To determine whether non-Hodgkin's lymphoma (NHL) is related to prior medication use or health history, a population-based case-control study was conducted. A total of 619 male and female residents of Los Angeles County who were diagnosed with NHL between January 1, 1979, and June 30, 1982, were compared to individually age-, race-, and sex-matched neighborhood controls with regard to history of use of 49 different medications, 47 chronic and infectious diseases or other conditions, 15 types of immunizations, and 15 specific allergic reactions. Based on preliminary analyses, long-term regular use of aspirin and other pain relievers and ≥2 mo of treatment with penicillin and other antibiotics were associated with significantly increased risk of NHL. Other drugs associated with greater risk of NHL were use of digitalis and estrogen replacement therapy by women, use of corticosteroids, and ≥2 mo of use of tranquilizers. NHL was strongly associated with a prior history of cancer. Cases more frequently reported histories of kidney infections and anemia than did controls; a history of eczema appeared to be protective against NHL. Women who had been immunized against polio by injectable vaccine were at significantly lower risk of NHL than women who had not received this immunization. Among men, cholera immunization and allergy to nuts and berries were significantly protective. Subjects who had received a yellow fever immunization also had lower NHL risk. Further analyses of these data will attempt to establish the relative importance of these potential risk factors and to determine whether any are markers of early symptoms of NHL.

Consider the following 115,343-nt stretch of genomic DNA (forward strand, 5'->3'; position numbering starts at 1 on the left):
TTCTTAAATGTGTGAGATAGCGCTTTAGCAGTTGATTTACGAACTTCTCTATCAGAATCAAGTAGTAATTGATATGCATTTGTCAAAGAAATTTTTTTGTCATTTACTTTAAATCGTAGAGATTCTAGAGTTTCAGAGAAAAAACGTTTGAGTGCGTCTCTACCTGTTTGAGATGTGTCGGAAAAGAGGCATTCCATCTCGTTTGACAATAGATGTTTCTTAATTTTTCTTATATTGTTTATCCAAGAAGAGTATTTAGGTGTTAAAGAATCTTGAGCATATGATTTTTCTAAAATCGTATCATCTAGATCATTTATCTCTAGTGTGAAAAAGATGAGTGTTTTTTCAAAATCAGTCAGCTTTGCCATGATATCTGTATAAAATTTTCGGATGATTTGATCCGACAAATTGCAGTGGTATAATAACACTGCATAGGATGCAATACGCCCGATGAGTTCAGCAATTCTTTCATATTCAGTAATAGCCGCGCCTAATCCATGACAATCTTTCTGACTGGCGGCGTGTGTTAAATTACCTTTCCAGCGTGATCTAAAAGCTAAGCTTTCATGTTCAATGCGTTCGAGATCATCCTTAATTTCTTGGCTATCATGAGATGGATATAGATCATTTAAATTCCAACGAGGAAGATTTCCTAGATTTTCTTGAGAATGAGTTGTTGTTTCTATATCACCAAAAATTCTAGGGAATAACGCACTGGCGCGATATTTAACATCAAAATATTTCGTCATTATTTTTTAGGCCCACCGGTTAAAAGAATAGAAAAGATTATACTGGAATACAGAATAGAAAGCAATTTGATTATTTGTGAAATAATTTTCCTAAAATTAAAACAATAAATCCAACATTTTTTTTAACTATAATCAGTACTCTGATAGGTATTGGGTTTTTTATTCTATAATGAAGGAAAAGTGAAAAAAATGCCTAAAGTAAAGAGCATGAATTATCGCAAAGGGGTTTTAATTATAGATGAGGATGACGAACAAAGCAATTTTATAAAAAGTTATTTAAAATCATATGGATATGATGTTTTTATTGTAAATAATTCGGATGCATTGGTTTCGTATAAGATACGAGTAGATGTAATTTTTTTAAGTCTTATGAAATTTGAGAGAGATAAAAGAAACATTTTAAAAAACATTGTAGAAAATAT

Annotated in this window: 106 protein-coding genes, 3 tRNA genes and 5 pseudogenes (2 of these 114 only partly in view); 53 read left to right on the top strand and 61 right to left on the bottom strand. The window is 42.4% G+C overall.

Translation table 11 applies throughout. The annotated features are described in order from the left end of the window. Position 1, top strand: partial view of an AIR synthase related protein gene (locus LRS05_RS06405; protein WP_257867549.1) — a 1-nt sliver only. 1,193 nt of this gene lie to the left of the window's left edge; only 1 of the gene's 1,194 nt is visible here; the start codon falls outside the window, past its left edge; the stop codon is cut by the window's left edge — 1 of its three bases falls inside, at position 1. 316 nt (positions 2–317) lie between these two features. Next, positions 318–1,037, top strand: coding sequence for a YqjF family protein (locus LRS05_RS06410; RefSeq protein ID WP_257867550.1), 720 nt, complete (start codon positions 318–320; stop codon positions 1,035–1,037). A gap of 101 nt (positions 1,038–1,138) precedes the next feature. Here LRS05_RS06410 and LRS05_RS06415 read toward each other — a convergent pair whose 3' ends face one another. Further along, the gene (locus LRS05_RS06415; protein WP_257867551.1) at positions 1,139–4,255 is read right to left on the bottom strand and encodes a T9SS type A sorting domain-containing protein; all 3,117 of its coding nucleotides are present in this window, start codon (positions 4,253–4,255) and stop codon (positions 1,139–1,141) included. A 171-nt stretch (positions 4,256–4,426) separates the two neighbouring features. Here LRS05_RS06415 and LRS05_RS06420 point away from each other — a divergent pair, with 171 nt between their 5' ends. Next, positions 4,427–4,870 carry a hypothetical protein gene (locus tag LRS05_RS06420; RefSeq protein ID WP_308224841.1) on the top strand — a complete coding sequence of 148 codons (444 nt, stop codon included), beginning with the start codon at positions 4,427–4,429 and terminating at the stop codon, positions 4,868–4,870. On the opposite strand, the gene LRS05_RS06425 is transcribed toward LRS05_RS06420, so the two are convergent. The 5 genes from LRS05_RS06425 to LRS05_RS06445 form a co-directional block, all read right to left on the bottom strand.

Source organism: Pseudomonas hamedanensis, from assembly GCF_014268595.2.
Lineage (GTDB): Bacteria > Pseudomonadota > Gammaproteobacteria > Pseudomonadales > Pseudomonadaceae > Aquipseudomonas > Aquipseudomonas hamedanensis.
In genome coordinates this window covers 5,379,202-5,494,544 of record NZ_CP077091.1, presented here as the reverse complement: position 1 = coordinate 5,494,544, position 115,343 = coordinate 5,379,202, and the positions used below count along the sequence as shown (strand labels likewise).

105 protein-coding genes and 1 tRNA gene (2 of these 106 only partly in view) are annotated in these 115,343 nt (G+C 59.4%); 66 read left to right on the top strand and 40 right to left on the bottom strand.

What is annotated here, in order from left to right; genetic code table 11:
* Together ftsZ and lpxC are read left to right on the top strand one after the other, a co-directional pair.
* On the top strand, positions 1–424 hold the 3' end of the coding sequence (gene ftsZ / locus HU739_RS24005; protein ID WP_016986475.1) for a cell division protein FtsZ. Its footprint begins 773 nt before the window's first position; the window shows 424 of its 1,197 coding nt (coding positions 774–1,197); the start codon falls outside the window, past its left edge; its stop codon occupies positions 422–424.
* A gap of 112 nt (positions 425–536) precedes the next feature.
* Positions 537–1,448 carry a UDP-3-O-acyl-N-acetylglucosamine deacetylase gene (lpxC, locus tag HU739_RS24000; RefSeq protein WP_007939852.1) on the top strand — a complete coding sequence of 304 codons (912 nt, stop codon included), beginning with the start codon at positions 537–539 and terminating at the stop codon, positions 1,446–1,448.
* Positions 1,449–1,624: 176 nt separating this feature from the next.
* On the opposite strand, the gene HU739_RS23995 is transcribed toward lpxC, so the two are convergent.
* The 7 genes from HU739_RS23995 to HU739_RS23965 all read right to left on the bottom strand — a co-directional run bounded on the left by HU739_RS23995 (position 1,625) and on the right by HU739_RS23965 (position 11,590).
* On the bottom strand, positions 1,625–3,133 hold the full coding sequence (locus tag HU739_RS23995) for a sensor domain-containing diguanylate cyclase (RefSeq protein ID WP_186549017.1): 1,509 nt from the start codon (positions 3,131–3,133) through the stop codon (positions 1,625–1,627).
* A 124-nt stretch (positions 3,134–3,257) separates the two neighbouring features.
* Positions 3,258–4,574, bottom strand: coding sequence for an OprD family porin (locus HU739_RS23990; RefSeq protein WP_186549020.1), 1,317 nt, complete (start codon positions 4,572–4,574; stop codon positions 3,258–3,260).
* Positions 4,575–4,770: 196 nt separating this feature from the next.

Presented at the National Cancer Institute Workshop, “The Emerging Epidemic of Non-Hodgkin's Lymphoma: Current Knowledge Regarding Etiological Factors,” October 22–23, 1991, Bethesda, MD.
This study was supported by Grants CA24082, CA19449, and CA17054 from the NIH.